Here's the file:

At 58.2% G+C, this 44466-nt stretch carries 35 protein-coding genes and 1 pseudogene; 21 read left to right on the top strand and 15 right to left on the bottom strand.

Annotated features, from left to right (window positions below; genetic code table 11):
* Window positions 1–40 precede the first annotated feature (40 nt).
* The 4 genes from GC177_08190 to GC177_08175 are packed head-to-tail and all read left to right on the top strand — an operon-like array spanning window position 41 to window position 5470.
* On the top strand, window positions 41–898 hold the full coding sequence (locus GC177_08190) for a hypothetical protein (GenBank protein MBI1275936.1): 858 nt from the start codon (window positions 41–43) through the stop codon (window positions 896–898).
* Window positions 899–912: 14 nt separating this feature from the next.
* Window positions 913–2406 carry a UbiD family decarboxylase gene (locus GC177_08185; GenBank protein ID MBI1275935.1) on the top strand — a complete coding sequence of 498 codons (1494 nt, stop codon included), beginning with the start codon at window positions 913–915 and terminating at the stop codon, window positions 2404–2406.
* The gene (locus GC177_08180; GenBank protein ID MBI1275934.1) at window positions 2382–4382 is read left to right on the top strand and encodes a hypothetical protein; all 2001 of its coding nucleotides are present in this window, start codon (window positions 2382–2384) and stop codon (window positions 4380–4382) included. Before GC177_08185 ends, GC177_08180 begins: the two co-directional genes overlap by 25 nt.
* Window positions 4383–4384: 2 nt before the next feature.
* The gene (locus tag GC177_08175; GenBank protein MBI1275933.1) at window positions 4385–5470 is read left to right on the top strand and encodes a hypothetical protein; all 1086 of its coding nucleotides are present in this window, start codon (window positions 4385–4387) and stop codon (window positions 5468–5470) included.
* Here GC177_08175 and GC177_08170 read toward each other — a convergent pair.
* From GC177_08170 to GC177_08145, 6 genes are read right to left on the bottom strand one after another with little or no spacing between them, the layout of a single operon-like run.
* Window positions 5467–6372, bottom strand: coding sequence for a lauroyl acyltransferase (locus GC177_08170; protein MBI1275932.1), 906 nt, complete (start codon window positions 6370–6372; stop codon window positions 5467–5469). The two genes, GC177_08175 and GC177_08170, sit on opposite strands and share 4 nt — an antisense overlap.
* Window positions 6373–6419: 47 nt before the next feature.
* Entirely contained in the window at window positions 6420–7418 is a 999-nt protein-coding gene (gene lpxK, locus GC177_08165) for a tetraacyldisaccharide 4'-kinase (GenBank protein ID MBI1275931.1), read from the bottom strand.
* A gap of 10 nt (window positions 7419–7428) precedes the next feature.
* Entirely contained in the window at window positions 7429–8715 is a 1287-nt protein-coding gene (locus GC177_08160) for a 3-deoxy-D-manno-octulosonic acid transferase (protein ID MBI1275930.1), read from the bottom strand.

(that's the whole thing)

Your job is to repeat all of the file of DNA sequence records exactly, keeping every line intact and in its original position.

At 58.2% G+C, this 44466-nt stretch carries 35 protein-coding genes and 1 pseudogene; 21 read left to right on the top strand and 15 right to left on the bottom strand.

Annotated features, from left to right (window positions below; genetic code table 11):
* Window positions 1–40 precede the first annotated feature (40 nt).
* The 4 genes from GC177_08190 to GC177_08175 are packed head-to-tail and all read left to right on the top strand — an operon-like array spanning window position 41 to window position 5470.
* On the top strand, window positions 41–898 hold the full coding sequence (locus GC177_08190) for a hypothetical protein (GenBank protein MBI1275936.1): 858 nt from the start codon (window positions 41–43) through the stop codon (window positions 896–898).
* Window positions 899–912: 14 nt separating this feature from the next.
* Window positions 913–2406 carry a UbiD family decarboxylase gene (locus GC177_08185; GenBank protein ID MBI1275935.1) on the top strand — a complete coding sequence of 498 codons (1494 nt, stop codon included), beginning with the start codon at window positions 913–915 and terminating at the stop codon, window positions 2404–2406.
* The gene (locus GC177_08180; GenBank protein ID MBI1275934.1) at window positions 2382–4382 is read left to right on the top strand and encodes a hypothetical protein; all 2001 of its coding nucleotides are present in this window, start codon (window positions 2382–2384) and stop codon (window positions 4380–4382) included. Before GC177_08185 ends, GC177_08180 begins: the two co-directional genes overlap by 25 nt.
* Window positions 4383–4384: 2 nt before the next feature.
* The gene (locus tag GC177_08175; GenBank protein MBI1275933.1) at window positions 4385–5470 is read left to right on the top strand and encodes a hypothetical protein; all 1086 of its coding nucleotides are present in this window, start codon (window positions 4385–4387) and stop codon (window positions 5468–5470) included.
* Here GC177_08175 and GC177_08170 read toward each other — a convergent pair.
* From GC177_08170 to GC177_08145, 6 genes are read right to left on the bottom strand one after another with little or no spacing between them, the layout of a single operon-like run.
* Window positions 5467–6372, bottom strand: coding sequence for a lauroyl acyltransferase (locus GC177_08170; protein MBI1275932.1), 906 nt, complete (start codon window positions 6370–6372; stop codon window positions 5467–5469). The two genes, GC177_08175 and GC177_08170, sit on opposite strands and share 4 nt — an antisense overlap.
* Window positions 6373–6419: 47 nt before the next feature.
* Entirely contained in the window at window positions 6420–7418 is a 999-nt protein-coding gene (gene lpxK, locus GC177_08165) for a tetraacyldisaccharide 4'-kinase (GenBank protein ID MBI1275931.1), read from the bottom strand.
* A gap of 10 nt (window positions 7419–7428) precedes the next feature.
* Entirely contained in the window at window positions 7429–8715 is a 1287-nt protein-coding gene (locus GC177_08160) for a 3-deoxy-D-manno-octulosonic acid transferase (protein ID MBI1275930.1), read from the bottom strand.